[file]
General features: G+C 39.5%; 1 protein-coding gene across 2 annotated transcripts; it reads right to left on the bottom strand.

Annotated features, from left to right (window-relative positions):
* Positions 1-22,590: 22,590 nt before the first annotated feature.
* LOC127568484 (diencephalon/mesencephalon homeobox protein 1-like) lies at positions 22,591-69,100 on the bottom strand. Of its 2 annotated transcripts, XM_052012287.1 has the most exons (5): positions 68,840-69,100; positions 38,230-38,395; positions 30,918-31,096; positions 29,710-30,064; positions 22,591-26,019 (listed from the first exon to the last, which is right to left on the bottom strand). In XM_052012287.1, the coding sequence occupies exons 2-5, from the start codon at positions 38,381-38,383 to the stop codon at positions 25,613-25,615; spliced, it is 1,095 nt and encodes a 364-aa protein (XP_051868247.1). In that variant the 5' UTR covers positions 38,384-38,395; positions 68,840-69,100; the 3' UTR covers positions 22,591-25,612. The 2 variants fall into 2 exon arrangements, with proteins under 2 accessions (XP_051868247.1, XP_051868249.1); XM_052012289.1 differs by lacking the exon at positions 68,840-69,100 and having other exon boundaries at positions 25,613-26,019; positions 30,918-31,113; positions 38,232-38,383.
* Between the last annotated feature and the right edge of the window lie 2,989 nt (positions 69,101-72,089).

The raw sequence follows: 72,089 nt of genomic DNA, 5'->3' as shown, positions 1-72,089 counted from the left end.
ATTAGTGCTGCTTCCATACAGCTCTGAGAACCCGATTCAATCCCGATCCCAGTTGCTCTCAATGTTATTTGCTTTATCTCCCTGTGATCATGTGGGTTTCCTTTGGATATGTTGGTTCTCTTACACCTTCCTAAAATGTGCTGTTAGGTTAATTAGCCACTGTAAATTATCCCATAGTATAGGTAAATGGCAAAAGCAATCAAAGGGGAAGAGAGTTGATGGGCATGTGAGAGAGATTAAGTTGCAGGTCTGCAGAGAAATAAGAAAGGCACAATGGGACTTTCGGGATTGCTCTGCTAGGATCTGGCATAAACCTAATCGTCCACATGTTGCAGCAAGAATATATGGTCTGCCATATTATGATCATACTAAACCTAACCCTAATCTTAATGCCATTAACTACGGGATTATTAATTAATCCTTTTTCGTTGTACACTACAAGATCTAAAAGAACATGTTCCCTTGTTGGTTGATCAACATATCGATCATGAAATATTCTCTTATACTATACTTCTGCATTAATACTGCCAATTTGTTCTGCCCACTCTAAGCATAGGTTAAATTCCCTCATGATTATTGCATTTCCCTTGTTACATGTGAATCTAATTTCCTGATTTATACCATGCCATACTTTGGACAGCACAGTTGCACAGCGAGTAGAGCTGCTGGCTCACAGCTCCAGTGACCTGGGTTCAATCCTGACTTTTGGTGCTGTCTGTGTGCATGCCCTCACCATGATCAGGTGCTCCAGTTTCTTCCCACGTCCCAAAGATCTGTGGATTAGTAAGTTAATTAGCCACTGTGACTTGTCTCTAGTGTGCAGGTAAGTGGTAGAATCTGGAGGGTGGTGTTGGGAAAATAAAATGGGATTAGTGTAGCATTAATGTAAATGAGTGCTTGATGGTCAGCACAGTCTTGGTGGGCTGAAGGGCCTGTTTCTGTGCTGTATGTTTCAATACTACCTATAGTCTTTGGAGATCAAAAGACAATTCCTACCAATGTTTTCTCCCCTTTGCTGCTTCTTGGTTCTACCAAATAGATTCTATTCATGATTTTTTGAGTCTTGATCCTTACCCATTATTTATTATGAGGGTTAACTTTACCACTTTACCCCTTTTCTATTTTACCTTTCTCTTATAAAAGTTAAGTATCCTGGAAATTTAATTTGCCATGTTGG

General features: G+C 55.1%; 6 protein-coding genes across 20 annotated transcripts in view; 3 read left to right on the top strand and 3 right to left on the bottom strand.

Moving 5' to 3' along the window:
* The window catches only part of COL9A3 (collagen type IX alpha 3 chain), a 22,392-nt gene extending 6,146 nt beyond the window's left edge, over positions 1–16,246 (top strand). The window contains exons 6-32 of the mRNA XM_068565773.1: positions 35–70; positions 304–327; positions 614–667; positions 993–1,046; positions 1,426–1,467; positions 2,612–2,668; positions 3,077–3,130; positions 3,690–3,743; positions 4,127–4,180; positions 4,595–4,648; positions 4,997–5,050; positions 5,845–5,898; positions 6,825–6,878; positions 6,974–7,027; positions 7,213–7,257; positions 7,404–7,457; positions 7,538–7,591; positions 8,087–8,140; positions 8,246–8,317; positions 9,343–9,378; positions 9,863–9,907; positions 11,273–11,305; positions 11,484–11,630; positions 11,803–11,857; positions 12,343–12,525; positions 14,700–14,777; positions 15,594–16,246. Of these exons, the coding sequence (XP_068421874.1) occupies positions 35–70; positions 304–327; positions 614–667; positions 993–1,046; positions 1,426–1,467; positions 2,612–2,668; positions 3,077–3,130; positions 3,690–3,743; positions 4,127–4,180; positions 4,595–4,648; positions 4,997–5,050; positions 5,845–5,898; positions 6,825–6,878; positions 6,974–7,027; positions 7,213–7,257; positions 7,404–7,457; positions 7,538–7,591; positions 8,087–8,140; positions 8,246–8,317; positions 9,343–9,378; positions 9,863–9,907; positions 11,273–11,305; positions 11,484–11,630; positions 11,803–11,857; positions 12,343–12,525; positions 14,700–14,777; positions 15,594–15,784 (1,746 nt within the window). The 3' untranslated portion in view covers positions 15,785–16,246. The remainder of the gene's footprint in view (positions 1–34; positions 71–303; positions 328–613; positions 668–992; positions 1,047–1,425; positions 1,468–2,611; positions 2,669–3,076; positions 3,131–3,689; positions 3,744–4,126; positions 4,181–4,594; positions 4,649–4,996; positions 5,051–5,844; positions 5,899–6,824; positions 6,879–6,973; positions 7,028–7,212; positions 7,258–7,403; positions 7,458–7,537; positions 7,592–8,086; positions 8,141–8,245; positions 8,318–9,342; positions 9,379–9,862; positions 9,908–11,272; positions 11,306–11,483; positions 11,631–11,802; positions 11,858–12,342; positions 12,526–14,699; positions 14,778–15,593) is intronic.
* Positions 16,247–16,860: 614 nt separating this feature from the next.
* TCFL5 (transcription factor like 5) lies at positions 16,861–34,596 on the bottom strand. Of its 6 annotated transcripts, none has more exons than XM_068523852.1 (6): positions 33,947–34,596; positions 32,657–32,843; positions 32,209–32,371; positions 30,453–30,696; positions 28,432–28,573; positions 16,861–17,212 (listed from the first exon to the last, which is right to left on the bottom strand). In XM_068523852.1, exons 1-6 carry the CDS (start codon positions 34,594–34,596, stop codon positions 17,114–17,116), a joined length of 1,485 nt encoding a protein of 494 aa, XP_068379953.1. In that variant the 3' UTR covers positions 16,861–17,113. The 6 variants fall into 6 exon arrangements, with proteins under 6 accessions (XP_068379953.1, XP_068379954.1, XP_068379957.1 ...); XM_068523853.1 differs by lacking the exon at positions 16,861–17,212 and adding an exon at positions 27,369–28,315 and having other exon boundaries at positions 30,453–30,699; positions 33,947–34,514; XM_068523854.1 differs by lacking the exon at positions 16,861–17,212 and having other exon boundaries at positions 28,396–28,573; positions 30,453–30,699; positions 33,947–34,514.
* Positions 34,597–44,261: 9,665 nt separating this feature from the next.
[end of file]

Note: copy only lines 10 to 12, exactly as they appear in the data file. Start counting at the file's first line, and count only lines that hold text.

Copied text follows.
* The window catches only part of COL9A3 (collagen type IX alpha 3 chain), a 22,392-nt gene extending 6,146 nt beyond the window's left edge, over positions 1–16,246 (top strand). The window contains exons 6-32 of the mRNA XM_068565773.1: positions 35–70; positions 304–327; positions 614–667; positions 993–1,046; positions 1,426–1,467; positions 2,612–2,668; positions 3,077–3,130; positions 3,690–3,743; positions 4,127–4,180; positions 4,595–4,648; positions 4,997–5,050; positions 5,845–5,898; positions 6,825–6,878; positions 6,974–7,027; positions 7,213–7,257; positions 7,404–7,457; positions 7,538–7,591; positions 8,087–8,140; positions 8,246–8,317; positions 9,343–9,378; positions 9,863–9,907; positions 11,273–11,305; positions 11,484–11,630; positions 11,803–11,857; positions 12,343–12,525; positions 14,700–14,777; positions 15,594–16,246. Of these exons, the coding sequence (XP_068421874.1) occupies positions 35–70; positions 304–327; positions 614–667; positions 993–1,046; positions 1,426–1,467; positions 2,612–2,668; positions 3,077–3,130; positions 3,690–3,743; positions 4,127–4,180; positions 4,595–4,648; positions 4,997–5,050; positions 5,845–5,898; positions 6,825–6,878; positions 6,974–7,027; positions 7,213–7,257; positions 7,404–7,457; positions 7,538–7,591; positions 8,087–8,140; positions 8,246–8,317; positions 9,343–9,378; positions 9,863–9,907; positions 11,273–11,305; positions 11,484–11,630; positions 11,803–11,857; positions 12,343–12,525; positions 14,700–14,777; positions 15,594–15,784 (1,746 nt within the window). The 3' untranslated portion in view covers positions 15,785–16,246. The remainder of the gene's footprint in view (positions 1–34; positions 71–303; positions 328–613; positions 668–992; positions 1,047–1,425; positions 1,468–2,611; positions 2,669–3,076; positions 3,131–3,689; positions 3,744–4,126; positions 4,181–4,594; positions 4,649–4,996; positions 5,051–5,844; positions 5,899–6,824; positions 6,879–6,973; positions 7,028–7,212; positions 7,258–7,403; positions 7,458–7,537; positions 7,592–8,086; positions 8,141–8,245; positions 8,318–9,342; positions 9,379–9,862; positions 9,908–11,272; positions 11,306–11,483; positions 11,631–11,802; positions 11,858–12,342; positions 12,526–14,699; positions 14,778–15,593) is intronic.
* Positions 16,247–16,860: 614 nt separating this feature from the next.
* TCFL5 (transcription factor like 5) lies at positions 16,861–34,596 on the bottom strand. Of its 6 annotated transcripts, none has more exons than XM_068523852.1 (6): positions 33,947–34,596; positions 32,657–32,843; positions 32,209–32,371; positions 30,453–30,696; positions 28,432–28,573; positions 16,861–17,212 (listed from the first exon to the last, which is right to left on the bottom strand). In XM_068523852.1, exons 1-6 carry the CDS (start codon positions 34,594–34,596, stop codon positions 17,114–17,116), a joined length of 1,485 nt encoding a protein of 494 aa, XP_068379953.1. In that variant the 3' UTR covers positions 16,861–17,113. The 6 variants fall into 6 exon arrangements, with proteins under 6 accessions (XP_068379953.1, XP_068379954.1, XP_068379957.1 ...); XM_068523853.1 differs by lacking the exon at positions 16,861–17,212 and adding an exon at positions 27,369–28,315 and having other exon boundaries at positions 30,453–30,699; positions 33,947–34,514; XM_068523854.1 differs by lacking the exon at positions 16,861–17,212 and having other exon boundaries at positions 28,396–28,573; positions 30,453–30,699; positions 33,947–34,514.